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Child porn case shows judicial rift on sentencing guidelines

Chicago readers old enough to remember the 1970s television series "Baretta" will also likely remember the phrase from the theme song, "Don't do the crime if you can't do the time."

The implication of that seems to be that being convicted of a particular crime elicits a known penalty. That may be true at times, but where federal crimes are concerned, sentencing may be open to greater discretion. Judges have guidelines that they are required to consult, but a judge can depart from the recommendations based on the seriousness of the crime and the criminal record of the defendant.

As the United States Sentencing Commission states in a video on its official website, the guidelines are meant to establish ranges for a term of sentence appropriate for a given crime.

The same level of apparent flexibility granted to judges may also be leveraged by a defendant. Not only might a defendant seek to appeal a conviction. There might be cause to appeal the sentence, too, if a case can be made that the punishment meted out is unreasonable.

But where there is flexibility of interpretation, there can also be disagreement about application, even among judges. This is clearly evident in a recent case out of Ohio.

It involves a 71-year-old defendant who pleaded guilty to a single federal count of possession of child pornography. The judge in the case initially sentenced this man to a day in prison, a month of home confinement and 10 years probation.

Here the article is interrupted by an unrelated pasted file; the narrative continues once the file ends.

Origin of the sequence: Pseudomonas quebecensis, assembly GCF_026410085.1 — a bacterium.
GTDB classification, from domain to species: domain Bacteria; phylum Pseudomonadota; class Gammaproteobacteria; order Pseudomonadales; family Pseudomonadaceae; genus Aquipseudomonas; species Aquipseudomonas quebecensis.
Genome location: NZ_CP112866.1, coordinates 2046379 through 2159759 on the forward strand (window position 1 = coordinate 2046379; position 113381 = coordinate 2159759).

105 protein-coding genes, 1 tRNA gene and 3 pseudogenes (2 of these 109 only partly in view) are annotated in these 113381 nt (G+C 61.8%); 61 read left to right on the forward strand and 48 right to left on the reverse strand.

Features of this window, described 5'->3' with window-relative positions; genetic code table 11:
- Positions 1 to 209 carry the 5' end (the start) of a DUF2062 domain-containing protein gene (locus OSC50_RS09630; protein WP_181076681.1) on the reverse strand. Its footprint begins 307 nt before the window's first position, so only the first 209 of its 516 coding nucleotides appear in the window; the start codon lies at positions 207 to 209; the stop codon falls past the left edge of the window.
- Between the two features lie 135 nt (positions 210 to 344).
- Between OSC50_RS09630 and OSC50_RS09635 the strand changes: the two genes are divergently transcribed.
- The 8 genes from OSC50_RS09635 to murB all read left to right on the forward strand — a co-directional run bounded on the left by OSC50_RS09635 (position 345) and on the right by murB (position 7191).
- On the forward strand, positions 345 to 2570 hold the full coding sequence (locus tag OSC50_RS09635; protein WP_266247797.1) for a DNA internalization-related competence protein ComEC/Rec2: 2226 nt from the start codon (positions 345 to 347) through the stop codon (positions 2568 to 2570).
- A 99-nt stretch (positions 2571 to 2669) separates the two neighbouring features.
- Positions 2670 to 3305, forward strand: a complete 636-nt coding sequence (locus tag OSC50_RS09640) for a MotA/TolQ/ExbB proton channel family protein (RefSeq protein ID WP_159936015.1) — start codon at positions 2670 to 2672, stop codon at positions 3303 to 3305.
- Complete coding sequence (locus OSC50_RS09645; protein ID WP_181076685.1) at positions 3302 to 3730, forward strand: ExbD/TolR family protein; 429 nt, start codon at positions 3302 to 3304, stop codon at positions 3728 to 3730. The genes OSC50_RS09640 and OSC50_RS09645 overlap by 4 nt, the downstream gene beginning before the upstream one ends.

That departed from the guidelines. The reasons the judge gave for varying was that the man had no previous record and because the crime of possession is less serious than production or distribution. He also said that current guidelines are out of date because they fail to allow for punishments that adjust to fit the crime.   

The defendant in this case has now gone through three sentencing hearings as a result of appeals. The last one was issued by a new judge and calls for a prison term of one year and a day, followed by 10 years of supervised release. The defendant must also register as a sex offender.

But the matter is still not resolved. The defendant plans to appeal the latest sentence and his attorney says he hopes the matter eventually reaches the U.S. Supreme Court.

Source: The Columbus Dispatch, "Child-porn possessor finally gets harsher sentence: 1 year in prison," Kathy Lynn Gray, Aug. 28, 2014

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